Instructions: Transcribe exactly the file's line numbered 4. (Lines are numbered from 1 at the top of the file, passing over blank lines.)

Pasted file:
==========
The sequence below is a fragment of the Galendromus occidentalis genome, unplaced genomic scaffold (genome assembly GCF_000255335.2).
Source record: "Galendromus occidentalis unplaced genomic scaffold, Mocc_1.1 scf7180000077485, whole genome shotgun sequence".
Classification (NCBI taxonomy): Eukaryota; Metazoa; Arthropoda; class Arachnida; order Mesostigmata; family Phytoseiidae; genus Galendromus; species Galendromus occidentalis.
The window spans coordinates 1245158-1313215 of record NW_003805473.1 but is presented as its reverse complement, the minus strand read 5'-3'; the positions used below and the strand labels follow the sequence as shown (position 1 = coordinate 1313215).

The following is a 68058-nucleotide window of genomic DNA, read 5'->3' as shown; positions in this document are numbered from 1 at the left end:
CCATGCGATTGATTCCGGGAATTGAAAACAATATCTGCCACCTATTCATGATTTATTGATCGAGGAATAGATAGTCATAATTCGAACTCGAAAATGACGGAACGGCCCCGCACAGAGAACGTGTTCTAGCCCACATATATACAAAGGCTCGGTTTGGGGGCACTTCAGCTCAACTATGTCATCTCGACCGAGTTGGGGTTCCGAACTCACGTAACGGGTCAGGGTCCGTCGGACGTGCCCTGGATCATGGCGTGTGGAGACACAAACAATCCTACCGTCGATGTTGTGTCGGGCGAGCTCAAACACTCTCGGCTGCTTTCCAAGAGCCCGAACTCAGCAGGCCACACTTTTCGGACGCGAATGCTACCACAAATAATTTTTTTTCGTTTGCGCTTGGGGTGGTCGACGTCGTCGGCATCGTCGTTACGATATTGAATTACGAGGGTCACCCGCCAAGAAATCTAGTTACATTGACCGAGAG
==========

The window spans coordinates 1245158-1313215 of record NW_003805473.1 but is presented as its reverse complement, the minus strand read 5'-3'; the positions used below and the strand labels follow the sequence as shown (position 1 = coordinate 1313215).